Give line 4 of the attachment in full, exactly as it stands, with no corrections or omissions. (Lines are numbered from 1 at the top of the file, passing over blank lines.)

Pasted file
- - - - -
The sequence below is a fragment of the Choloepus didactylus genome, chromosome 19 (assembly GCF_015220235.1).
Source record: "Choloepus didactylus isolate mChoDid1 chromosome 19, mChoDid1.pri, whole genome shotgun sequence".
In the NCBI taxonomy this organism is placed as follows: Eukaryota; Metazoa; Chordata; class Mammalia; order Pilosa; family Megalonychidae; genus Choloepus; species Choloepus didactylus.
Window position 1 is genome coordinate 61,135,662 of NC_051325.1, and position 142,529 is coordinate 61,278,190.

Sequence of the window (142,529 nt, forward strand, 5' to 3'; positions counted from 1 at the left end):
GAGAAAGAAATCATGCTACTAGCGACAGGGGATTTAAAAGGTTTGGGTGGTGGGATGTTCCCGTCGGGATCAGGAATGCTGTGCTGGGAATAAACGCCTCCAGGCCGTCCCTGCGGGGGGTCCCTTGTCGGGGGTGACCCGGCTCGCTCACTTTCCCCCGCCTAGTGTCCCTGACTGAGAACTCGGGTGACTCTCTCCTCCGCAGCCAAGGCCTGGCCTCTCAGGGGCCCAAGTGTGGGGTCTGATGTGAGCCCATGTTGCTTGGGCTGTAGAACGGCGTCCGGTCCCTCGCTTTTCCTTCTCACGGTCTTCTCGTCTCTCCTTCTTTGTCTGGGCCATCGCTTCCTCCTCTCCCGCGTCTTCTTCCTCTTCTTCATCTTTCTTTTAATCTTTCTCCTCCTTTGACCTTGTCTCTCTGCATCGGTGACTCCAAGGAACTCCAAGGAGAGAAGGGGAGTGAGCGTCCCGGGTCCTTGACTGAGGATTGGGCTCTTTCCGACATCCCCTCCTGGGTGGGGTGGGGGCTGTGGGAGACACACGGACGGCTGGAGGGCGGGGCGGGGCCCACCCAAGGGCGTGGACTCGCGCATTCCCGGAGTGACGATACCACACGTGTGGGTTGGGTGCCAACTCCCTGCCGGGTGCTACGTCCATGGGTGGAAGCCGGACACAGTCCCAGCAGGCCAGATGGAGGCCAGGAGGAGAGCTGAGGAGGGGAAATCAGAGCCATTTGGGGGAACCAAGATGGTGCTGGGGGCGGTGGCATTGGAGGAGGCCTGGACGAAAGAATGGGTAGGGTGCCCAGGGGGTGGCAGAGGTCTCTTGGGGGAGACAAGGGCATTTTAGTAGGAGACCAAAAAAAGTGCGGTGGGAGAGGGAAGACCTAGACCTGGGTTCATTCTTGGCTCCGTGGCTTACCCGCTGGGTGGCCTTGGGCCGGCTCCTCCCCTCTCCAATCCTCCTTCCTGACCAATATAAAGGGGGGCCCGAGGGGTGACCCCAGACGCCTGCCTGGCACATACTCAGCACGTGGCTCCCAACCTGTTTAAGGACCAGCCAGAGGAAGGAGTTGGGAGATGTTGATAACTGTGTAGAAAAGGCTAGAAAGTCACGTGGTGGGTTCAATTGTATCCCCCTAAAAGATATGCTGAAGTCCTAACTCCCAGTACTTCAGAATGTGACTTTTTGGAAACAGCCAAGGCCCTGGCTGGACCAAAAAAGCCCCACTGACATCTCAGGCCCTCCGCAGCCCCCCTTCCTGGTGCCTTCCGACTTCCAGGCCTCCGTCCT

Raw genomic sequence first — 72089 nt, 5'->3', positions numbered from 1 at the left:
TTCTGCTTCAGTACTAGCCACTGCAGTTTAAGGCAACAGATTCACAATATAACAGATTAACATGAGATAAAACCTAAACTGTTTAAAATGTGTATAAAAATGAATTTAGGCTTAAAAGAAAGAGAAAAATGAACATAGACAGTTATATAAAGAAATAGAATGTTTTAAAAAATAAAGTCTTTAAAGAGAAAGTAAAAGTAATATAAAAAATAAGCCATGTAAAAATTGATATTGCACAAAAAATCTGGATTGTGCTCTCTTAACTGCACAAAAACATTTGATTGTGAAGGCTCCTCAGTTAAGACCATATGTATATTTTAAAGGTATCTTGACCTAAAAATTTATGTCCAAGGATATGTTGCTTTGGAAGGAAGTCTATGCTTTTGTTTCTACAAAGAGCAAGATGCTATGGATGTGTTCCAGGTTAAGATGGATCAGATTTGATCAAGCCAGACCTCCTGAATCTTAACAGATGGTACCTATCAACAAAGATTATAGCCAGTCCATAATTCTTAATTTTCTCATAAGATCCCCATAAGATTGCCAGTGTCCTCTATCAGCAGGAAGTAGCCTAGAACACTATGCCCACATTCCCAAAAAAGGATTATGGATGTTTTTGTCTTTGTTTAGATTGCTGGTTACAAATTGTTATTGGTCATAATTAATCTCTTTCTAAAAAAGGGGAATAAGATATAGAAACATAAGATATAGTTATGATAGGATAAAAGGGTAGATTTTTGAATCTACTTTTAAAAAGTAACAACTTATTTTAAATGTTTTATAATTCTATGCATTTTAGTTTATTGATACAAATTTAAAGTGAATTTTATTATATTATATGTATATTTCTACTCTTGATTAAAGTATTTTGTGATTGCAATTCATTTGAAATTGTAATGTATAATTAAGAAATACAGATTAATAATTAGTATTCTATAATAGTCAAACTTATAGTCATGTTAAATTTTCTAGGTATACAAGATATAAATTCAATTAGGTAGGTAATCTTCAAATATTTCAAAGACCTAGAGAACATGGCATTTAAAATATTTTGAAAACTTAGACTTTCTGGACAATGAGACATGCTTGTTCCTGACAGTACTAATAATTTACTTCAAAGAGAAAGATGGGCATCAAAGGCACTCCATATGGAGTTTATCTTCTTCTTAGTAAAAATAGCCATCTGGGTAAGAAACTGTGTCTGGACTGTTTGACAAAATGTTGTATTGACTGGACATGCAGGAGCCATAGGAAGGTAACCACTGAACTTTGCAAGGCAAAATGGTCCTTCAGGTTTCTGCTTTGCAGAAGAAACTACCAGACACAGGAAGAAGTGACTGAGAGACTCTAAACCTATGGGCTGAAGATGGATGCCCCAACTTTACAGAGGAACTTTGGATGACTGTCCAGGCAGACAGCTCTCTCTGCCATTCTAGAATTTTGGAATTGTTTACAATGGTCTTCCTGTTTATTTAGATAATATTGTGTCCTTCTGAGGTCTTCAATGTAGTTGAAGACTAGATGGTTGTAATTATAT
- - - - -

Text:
Window position 1 is genome coordinate 61,135,662 of NC_051325.1, and position 142,529 is coordinate 61,278,190.